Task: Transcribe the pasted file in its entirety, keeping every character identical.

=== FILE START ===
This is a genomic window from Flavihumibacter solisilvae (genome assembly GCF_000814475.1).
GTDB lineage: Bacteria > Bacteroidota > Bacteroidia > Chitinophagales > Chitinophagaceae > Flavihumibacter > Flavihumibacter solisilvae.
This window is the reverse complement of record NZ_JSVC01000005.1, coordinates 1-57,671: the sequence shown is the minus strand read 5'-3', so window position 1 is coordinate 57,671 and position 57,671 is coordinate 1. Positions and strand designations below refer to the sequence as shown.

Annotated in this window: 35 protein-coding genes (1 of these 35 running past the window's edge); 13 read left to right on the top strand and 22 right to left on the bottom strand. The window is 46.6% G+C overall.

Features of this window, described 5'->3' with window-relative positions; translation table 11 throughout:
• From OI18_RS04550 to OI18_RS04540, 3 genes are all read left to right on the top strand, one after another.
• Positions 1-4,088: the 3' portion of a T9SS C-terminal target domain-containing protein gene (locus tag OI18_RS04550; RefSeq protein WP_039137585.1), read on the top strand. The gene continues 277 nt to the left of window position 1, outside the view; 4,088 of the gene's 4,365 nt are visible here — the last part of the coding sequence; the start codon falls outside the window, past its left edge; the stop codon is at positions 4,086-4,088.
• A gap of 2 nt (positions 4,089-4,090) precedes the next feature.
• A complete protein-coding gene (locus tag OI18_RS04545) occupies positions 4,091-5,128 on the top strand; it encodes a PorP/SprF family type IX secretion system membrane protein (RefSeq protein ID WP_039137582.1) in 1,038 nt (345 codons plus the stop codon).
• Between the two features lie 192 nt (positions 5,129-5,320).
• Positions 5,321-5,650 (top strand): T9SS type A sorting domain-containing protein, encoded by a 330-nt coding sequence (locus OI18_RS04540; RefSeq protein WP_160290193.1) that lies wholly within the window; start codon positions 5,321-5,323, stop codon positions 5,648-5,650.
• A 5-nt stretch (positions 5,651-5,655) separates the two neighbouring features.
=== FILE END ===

This is a genomic window from Flavihumibacter solisilvae (genome assembly GCF_000814475.1).
GTDB lineage: Bacteria > Bacteroidota > Bacteroidia > Chitinophagales > Chitinophagaceae > Flavihumibacter > Flavihumibacter solisilvae.
This window is the reverse complement of record NZ_JSVC01000005.1, coordinates 1-57,671: the sequence shown is the minus strand read 5'-3', so window position 1 is coordinate 57,671 and position 57,671 is coordinate 1. Positions and strand designations below refer to the sequence as shown.

Annotated in this window: 35 protein-coding genes (1 of these 35 running past the window's edge); 13 read left to right on the top strand and 22 right to left on the bottom strand. The window is 46.6% G+C overall.

Features of this window, described 5'->3' with window-relative positions; translation table 11 throughout:
• From OI18_RS04550 to OI18_RS04540, 3 genes are all read left to right on the top strand, one after another.
• Positions 1-4,088: the 3' portion of a T9SS C-terminal target domain-containing protein gene (locus tag OI18_RS04550; RefSeq protein WP_039137585.1), read on the top strand. The gene continues 277 nt to the left of window position 1, outside the view; 4,088 of the gene's 4,365 nt are visible here — the last part of the coding sequence; the start codon falls outside the window, past its left edge; the stop codon is at positions 4,086-4,088.
• A gap of 2 nt (positions 4,089-4,090) precedes the next feature.
• A complete protein-coding gene (locus tag OI18_RS04545) occupies positions 4,091-5,128 on the top strand; it encodes a PorP/SprF family type IX secretion system membrane protein (RefSeq protein ID WP_039137582.1) in 1,038 nt (345 codons plus the stop codon).
• Between the two features lie 192 nt (positions 5,129-5,320).
• Positions 5,321-5,650 (top strand): T9SS type A sorting domain-containing protein, encoded by a 330-nt coding sequence (locus OI18_RS04540; RefSeq protein WP_160290193.1) that lies wholly within the window; start codon positions 5,321-5,323, stop codon positions 5,648-5,650.
• A 5-nt stretch (positions 5,651-5,655) separates the two neighbouring features.